|Prince Mikasa was married to Princess Yuriko for over 70 years|
|The prince was posted in Nanking under a pseudonym|
"Even today I constantly feel the sting of conscience over my failure to fully grasp the criminality of war," he wrote.
In a 1994 interview with Japanese newspaper Yomiuri Shimbun, the prince recalled, "I was strongly shocked when an officer told me that the best way to train new soldiers is to use a living prisoner of war as the target of bayonet practice."
After the war he devoted himself to the study of ancient Asian history and taught at such universities as Tokyo Woman's Christian University and the Tokyo University of the Arts where he was paid US$6.40 a month.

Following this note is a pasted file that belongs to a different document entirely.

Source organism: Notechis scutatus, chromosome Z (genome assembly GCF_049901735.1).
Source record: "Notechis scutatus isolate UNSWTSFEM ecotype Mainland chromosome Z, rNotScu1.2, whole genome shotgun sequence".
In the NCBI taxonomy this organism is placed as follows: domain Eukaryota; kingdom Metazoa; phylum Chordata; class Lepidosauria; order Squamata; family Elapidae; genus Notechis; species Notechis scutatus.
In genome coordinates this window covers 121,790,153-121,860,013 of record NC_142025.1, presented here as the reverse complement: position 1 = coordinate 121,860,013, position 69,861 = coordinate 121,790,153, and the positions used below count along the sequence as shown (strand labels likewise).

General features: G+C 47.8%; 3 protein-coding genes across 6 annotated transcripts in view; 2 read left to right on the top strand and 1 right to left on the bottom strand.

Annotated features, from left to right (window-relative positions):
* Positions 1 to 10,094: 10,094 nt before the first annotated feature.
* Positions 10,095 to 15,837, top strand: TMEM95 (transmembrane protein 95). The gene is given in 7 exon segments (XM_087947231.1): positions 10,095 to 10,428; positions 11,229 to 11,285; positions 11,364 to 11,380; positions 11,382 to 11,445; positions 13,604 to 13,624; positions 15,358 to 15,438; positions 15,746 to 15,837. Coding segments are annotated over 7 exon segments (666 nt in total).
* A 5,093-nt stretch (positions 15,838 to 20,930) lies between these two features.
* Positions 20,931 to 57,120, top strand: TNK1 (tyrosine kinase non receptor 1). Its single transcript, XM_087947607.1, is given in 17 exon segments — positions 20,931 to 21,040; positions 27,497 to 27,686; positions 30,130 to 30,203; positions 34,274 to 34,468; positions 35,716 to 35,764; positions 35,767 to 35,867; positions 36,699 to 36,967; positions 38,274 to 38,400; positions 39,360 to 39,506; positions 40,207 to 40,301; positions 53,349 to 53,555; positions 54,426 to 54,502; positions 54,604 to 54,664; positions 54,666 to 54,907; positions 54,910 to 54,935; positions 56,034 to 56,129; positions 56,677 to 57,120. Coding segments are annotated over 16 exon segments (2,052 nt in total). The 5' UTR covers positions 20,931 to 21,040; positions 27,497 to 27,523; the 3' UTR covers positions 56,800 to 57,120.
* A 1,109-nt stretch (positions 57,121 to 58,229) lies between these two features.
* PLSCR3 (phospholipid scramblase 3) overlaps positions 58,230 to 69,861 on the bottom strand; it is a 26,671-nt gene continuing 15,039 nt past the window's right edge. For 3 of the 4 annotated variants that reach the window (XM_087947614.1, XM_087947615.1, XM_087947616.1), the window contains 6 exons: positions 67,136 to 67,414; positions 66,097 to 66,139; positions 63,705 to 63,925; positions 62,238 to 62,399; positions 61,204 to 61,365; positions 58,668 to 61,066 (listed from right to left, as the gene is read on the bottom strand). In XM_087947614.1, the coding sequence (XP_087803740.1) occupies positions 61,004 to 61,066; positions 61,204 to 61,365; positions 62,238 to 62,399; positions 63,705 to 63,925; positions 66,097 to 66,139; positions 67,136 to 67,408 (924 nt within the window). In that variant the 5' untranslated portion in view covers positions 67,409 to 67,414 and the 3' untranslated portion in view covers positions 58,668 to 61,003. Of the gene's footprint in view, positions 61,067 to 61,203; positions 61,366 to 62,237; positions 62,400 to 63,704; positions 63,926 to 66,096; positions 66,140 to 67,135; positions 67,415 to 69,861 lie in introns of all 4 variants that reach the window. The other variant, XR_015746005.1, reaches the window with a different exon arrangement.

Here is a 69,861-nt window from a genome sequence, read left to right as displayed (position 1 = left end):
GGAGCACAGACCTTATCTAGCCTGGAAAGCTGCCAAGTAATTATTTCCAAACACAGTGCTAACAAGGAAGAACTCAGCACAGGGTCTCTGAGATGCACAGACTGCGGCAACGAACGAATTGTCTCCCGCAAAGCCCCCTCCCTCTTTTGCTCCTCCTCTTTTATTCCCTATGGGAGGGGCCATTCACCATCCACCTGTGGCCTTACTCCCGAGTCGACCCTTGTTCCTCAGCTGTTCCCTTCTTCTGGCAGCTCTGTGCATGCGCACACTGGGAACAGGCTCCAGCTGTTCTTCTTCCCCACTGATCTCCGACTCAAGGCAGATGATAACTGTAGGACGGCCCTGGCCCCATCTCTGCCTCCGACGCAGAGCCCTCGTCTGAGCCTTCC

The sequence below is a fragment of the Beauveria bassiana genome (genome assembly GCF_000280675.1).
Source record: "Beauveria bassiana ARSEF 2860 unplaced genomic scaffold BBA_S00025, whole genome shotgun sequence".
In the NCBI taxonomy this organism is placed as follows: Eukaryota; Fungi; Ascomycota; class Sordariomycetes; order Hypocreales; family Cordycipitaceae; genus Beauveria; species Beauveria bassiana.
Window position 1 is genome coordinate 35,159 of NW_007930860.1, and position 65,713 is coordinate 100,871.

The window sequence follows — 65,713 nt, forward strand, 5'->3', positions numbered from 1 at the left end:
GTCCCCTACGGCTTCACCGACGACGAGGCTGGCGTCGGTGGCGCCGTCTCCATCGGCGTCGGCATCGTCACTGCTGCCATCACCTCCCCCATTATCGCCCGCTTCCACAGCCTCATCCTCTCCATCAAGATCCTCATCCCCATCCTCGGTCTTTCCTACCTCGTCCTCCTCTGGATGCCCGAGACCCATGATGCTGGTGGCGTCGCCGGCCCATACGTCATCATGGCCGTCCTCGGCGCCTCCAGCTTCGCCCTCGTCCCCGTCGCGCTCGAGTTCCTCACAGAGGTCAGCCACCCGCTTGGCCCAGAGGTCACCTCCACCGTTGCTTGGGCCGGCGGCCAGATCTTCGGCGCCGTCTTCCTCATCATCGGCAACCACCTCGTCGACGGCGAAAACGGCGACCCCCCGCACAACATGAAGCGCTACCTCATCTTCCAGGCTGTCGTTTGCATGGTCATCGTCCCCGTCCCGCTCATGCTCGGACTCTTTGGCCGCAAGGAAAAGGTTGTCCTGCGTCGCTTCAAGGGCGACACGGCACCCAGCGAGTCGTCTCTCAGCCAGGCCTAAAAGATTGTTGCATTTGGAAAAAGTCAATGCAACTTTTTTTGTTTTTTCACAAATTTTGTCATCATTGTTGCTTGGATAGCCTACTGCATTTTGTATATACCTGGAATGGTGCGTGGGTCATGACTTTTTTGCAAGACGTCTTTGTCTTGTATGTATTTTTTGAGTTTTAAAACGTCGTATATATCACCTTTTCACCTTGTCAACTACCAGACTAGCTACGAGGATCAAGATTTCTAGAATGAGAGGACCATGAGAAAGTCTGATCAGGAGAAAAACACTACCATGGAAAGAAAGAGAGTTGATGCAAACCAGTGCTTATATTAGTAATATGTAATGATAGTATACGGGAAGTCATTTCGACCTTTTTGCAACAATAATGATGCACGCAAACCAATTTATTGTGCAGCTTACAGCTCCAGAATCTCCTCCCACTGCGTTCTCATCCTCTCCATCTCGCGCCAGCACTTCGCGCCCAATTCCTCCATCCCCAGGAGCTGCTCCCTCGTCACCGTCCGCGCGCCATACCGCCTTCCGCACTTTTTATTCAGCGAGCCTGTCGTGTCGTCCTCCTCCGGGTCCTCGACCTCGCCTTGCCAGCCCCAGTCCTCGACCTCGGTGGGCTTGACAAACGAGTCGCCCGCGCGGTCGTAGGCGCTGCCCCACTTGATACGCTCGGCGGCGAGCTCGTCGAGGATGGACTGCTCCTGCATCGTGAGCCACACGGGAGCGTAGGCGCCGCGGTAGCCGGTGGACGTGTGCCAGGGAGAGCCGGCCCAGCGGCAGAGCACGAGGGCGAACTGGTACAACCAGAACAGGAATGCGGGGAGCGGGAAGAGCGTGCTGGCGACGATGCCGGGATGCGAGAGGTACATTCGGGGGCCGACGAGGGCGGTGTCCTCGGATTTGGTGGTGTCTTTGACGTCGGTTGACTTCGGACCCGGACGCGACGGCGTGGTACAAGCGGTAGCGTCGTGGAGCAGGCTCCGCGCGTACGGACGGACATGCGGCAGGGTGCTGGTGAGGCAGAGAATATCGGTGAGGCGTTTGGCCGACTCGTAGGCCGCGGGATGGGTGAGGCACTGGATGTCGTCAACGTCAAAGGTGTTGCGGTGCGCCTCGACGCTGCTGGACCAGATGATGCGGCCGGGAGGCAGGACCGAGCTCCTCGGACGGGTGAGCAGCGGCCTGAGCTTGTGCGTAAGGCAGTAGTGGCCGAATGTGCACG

|The prince advocated peace after the war|
Together with Princess Yuriko, 93, whom Prince Mikasa married in 1941, he had three sons and two daughters, but the three princes died in 2002, 2012 and 2014.
When he turned 100 last December, The Japan Times reported the prince issued a statement thanking Yuriko for her support during their over 70 years of marriage, saying, "Nothing will change just because I turn 100 years old."